Spintronics: Controlling magnetic spin with electric fields
EPFL physicists have found a way to reverse electron spins using electric fields for the first time, paving the way for programmable spintronics technologies. (2018-06-19)

A novel platform for future spintronic technologies
Spintronics is a new field of electronics, using electron spin rather than charge. EPFL scientists, working with the Université Paris-Sud and Paul Scherrer Institut have shown that a conventional electrical insulator can be used as an optimal spintronic device. (2014-10-12)

Dartmouth researchers discover chromium's hidden magnetic talents
Two Dartmouth researchers have determined that the element chromium displays electrical properties of magnets in surprising ways. This finding can be used in the emerging field of (2008-04-16)

Spinning around: A room temperature field-effect transistor using graphene's electron spin
Graphene Flagship researchers based at Chalmers University of Technology in Gothenburg, Sweden have published in Nature Communications a research paper showing a graphene-based spin field-effect transistor operating at room temperature. Using the spin of the electrons in graphene and other layered material heterostructures the researchers have produced working devices as a step towards integrating spintronic logic and memory devices. (2017-07-05)

UD researchers race ahead with latest spintronics achievement
In a rapid follow-up to their achievement as the first to demonstrate how an electron's spin can be electrically injected, controlled and detected in silicon, electrical engineers from the University of Delaware and Cambridge NanoTech now show that this quantum property can be transported a marathon distance in the world of microelectronics -- through an entire silicon wafer. The finding confirms that silicon -- the workhorse material of present-day electronics -- now can be harnessed up for new-age spintronics applications. (2007-10-26)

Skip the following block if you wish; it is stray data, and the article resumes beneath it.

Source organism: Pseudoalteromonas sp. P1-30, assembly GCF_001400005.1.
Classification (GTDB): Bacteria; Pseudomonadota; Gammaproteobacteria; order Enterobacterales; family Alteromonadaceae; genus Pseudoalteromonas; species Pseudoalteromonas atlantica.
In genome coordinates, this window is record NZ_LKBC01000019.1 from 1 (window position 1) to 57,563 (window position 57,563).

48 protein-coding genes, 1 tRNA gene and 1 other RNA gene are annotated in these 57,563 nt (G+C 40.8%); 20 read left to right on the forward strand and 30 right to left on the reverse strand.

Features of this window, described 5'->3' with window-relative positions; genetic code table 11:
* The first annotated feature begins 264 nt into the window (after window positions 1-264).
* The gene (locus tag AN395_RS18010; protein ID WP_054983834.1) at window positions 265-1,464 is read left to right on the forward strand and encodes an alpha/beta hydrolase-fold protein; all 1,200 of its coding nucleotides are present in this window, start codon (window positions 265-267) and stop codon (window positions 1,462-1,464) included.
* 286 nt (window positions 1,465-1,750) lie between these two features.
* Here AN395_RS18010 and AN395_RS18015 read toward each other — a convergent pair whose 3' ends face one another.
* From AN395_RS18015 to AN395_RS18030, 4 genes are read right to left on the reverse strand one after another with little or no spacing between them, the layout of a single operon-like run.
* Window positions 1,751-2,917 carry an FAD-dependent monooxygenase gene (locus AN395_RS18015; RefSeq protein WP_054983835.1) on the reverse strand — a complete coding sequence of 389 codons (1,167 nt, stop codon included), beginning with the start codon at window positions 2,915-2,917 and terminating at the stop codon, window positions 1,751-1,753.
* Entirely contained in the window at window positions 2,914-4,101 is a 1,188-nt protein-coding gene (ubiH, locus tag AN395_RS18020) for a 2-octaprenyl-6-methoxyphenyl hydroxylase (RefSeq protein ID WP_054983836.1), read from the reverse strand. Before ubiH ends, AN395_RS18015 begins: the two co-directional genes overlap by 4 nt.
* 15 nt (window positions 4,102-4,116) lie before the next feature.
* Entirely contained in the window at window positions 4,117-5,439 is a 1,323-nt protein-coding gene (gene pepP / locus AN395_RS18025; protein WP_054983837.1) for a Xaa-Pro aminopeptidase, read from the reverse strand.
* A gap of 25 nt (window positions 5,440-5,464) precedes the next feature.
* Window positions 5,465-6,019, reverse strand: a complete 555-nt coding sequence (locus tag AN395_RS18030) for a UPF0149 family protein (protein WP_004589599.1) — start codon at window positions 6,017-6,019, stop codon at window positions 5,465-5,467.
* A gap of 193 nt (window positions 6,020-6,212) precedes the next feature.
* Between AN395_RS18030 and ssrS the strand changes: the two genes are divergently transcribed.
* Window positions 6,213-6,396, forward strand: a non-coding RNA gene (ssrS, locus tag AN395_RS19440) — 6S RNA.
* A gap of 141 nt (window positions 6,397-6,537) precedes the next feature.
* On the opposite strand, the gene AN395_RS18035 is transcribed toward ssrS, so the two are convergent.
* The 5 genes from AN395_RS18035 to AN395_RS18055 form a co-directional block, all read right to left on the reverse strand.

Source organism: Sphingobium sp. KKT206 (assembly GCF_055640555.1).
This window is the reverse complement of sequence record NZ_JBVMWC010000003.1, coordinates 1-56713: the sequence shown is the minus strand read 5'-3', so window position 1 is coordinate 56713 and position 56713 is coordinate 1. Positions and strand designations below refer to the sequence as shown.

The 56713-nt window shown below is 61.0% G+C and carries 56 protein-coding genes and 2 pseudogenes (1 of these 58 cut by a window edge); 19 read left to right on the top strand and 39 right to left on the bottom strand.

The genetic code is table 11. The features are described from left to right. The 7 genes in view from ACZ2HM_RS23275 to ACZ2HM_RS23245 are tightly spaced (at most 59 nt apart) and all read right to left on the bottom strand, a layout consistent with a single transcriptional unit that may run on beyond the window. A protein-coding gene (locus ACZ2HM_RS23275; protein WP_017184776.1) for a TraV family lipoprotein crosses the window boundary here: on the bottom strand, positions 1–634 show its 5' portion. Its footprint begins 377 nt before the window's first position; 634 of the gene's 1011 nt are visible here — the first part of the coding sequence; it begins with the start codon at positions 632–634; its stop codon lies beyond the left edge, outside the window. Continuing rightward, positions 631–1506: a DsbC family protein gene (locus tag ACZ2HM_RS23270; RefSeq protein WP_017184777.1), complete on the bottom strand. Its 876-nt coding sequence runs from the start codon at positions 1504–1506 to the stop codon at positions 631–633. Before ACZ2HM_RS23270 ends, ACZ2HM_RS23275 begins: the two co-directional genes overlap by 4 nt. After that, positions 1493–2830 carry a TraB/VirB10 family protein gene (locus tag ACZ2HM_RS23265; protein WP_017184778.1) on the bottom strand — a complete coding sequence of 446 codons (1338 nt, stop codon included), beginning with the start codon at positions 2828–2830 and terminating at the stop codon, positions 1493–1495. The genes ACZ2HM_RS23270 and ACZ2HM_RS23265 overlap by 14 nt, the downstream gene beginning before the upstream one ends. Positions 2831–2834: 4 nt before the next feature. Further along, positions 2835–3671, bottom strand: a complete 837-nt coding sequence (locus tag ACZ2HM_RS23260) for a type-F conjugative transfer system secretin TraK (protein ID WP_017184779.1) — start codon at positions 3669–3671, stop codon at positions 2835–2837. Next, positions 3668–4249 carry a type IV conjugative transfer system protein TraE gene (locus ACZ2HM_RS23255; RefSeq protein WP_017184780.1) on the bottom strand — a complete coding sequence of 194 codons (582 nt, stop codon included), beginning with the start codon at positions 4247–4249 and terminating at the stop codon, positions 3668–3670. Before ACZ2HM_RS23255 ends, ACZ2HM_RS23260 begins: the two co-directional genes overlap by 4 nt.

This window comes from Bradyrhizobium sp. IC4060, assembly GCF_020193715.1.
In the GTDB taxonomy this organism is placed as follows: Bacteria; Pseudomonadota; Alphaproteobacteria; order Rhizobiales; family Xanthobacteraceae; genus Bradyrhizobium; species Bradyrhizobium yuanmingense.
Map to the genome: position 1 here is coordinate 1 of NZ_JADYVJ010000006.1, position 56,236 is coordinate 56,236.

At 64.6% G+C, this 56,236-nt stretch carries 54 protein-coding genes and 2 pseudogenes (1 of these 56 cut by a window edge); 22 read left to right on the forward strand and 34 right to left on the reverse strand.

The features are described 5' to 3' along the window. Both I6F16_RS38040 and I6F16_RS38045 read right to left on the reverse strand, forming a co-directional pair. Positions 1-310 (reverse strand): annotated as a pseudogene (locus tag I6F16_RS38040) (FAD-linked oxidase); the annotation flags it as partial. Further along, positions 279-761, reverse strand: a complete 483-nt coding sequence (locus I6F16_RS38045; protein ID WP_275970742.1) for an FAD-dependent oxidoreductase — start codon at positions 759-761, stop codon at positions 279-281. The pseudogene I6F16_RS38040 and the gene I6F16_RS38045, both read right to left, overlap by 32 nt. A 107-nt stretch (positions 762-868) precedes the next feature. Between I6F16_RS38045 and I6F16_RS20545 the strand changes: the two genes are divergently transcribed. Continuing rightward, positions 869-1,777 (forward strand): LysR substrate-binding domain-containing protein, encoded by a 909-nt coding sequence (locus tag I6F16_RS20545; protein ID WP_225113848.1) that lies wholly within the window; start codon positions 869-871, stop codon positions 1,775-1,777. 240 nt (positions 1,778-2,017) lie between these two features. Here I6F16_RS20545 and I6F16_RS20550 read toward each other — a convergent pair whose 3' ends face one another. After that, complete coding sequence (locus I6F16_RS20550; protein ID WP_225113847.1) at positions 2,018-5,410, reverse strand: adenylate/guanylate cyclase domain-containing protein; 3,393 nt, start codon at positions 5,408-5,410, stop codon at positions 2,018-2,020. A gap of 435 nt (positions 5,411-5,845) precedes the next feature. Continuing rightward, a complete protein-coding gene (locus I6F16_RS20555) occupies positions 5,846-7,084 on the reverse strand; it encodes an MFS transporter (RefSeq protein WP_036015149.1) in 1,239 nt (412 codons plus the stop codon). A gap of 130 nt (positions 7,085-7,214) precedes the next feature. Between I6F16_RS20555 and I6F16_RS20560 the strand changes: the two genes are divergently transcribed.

Appelbaum wins DEPSCoR grant for spintronics research
Ian Appelbaum, assistant professor of electrical and computer engineering at the University of Delaware, has received a $484,370 grant from the US Department of Defense Experimental Program to Stimulate Competitive Research for a major study on (2008-04-30)

SPINTROS project awarded prestigious Starting Grant prize for innovative ideas in electronics
The leader of the CIC nanoGUNE nanodevices team received the prestigious award for scientific research, a Starting Grant of 1.3 million euros ($1.8 million) for the SPINTROS project. The European Research Council concedes these grants to innovative and (2011-03-08)

Neuron and synapse-mimetic spintronics devices developed
A research group from Tohoku University has developed spintronics devices which are promising for future energy-efficient and adoptive computing systems, as they behave like neurons and synapses in the human brain. (2019-04-17)

Karin Everschor-Sitte establishes Emmy Noether independent junior research group TWIST
Theoretical physicist Dr. Karin Everschor-Sitte will be setting up an Emmy Noether independent junior research group at Johannes Gutenberg University Mainz with the aid of funding from the German Research Foundation. (2016-10-11)

The quantum waltz of electrons hints at the next generation of chips
EPFL researchers have successfully measured some of the quantum properties of electrons in two-dimensional semiconductors. This work in the field of spintronics could one day lead to chips that are not only smaller but that also generate less heat. (2017-12-05)

Ohio University researchers create improved magnetic-semiconductor sandwich